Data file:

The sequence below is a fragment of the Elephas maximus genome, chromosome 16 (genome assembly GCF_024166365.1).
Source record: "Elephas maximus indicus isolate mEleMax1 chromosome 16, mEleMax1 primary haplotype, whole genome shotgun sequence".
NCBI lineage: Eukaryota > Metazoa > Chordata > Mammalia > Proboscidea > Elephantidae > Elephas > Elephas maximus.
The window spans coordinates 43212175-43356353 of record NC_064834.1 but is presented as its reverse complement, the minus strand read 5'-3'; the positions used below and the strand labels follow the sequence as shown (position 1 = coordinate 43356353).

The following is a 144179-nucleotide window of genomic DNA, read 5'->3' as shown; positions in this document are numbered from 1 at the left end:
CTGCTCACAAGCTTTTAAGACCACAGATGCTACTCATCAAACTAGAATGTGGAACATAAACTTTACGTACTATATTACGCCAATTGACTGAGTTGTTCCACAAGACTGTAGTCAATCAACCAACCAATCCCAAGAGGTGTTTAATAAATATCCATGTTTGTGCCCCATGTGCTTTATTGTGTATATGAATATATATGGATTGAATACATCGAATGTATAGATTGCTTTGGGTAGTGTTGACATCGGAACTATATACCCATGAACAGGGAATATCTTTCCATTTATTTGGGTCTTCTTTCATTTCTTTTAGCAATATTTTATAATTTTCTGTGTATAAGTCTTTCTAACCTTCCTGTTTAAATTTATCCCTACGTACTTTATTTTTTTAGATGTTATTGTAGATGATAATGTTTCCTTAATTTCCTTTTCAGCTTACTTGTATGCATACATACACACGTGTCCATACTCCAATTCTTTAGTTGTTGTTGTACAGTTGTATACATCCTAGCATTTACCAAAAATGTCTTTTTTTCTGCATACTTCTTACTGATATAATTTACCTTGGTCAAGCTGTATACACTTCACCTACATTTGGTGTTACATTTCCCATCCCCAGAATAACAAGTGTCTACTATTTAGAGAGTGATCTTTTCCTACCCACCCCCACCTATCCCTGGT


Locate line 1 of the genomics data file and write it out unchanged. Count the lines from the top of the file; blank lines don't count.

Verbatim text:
The sequence below is a fragment of the Elephas maximus genome, chromosome 16 (genome assembly GCF_024166365.1).